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With all our focus on saving energy by saving water as a climate change strategy, its easy to forget that not everybody is convinced that global warming is occurring and that rivers are integral to the issue. A key concept to keep in mind when connecting rivers to climate change is that scientists predict rivers will be our canaries in the coal mine. In other words, the changes that occur as a result of our greenhouse gas emissions will be expressed through our rivers, lakes and streams--in fact, new evidence suggests that many rivers are already trying to tell us something.
Researchers from the National Center for Atmospheric Research (NCAR) in Boulder, CO believe that rivers around the world are already showing the signs of a changing climate. The study won't be released until mid-May but the center has already published a few details.
According to a press release on NCAR's website:
"Rivers in some of the world's most populous regions are losing water, according to a new comprehensive study of global stream flow. The study, led by scientists at the National Center for Atmospheric Research (NCAR), suggests that in many cases the reduced flows are associated with climate change. The process could potentially threaten future supplies of food and water.
The scientists, who examined stream flow from 1948 to 2004, found significant changes in about one-third of the world's largest rivers. Of those, rivers with decreased flow outnumbered those with increased flow by a ratio of about 2.5 to 1.
Many factors can affect river discharge, including dams and the diversion of water for agriculture and industry. The researchers found, however, that the reduced flows in many cases appear to be related to global climate change, which is altering precipitation patterns and increasing the rate of evaporation. The results are consistent with previous research by Dai and others showing widespread drying and increased drought over many land areas.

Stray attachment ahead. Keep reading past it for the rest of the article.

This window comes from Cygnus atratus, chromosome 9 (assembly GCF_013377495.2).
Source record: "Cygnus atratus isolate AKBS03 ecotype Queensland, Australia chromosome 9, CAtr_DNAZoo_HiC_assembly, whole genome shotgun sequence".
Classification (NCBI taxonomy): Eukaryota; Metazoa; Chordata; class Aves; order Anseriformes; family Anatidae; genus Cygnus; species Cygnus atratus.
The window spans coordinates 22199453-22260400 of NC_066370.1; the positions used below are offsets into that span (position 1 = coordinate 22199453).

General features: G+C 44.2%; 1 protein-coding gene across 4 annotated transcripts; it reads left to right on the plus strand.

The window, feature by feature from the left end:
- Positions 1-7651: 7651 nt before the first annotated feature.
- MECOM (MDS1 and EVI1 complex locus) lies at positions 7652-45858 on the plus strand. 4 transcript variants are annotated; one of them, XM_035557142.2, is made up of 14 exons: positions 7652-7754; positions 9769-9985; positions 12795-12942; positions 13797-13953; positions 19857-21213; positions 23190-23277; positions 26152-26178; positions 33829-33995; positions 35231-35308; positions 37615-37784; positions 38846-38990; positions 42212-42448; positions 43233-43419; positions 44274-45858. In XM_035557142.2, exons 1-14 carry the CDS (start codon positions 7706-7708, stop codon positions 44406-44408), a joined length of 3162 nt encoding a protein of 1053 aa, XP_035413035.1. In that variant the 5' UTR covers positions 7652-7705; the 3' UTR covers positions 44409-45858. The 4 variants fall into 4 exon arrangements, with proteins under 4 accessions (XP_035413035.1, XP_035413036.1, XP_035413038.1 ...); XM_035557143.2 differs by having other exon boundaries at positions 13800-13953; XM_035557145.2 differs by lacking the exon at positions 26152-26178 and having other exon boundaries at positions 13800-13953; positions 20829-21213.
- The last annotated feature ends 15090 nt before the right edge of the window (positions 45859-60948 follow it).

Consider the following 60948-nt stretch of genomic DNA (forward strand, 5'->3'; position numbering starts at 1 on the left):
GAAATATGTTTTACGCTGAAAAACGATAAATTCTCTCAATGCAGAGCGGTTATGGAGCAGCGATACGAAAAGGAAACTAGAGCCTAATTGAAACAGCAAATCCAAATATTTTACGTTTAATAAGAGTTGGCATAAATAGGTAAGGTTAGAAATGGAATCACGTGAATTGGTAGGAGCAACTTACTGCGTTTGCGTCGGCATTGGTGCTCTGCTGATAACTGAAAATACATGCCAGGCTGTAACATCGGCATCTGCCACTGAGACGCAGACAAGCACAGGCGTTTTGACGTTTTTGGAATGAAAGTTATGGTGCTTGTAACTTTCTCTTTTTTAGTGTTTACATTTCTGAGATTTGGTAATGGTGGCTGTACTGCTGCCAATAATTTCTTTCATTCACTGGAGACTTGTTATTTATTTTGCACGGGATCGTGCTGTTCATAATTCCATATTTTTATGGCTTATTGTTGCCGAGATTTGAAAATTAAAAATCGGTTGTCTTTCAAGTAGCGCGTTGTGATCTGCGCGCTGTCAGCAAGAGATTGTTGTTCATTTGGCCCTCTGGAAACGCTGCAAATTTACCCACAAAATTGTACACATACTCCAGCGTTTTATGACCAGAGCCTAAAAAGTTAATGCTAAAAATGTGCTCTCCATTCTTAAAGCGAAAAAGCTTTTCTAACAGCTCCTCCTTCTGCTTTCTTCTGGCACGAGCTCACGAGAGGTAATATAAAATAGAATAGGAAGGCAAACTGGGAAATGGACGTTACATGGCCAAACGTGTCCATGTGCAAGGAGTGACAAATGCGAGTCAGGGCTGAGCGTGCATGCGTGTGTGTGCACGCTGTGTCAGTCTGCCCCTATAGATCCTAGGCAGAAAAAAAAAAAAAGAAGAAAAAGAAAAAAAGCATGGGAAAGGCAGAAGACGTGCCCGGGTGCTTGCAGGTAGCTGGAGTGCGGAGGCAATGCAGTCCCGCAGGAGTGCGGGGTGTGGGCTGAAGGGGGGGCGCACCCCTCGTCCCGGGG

The study raises wider ecological and climate concerns. Discharge from the world's great rivers results in deposits of dissolved nutrients and minerals into the oceans. The freshwater flow also affects global ocean circulation patterns, which are driven by changes in salinity and temperature and which play a vital role in regulating the world's climate. Although the recent changes in the freshwater discharge are relatively small and may only have impacts around major river mouths, Dai said the freshwater balance in the global oceans needs to be monitored for any long-term changes."
The map above shows the change in runoff inferred from streamflow records worldwide between 1948 and 2004, with bluish colors indicating more streamflow and reddish colors less. In many heavily populated regions in the tropics and midlatitudes, rivers are discharging reduced amounts into the oceans. In parts of the United States and Europe, however, there is an upward trend in runoff. The white land areas indicate inland-draining basins or regions for which there are insufficient data to determine the runoff trends.
Although some rivers are experiencing increased flows, a much larger share have reduced flows. Not only do the decreased flows cause strains to a river's fragile ecosystem, but many of the rivers experiencing lower flows supply water regions with thriving populations, including the Yellow River in northern China, the Ganges in India, the Niger in West Africa, and the Colorado in the southwestern United States.
For these reasons and many others, saving water and saving energy is is a critical piece of the climate change puzzle. Reducing water consumption, implementing low impact development and reusing wastewater whenever possible can reduce energy use and carbon emissions, improve the flow and health of rivers and slow the rate of climate change. Since many changes resulting from global warming are seen as inevitable, water efficiency and other smart water management strategies will improve the resiliency of our rivers and help us adapt to climate change.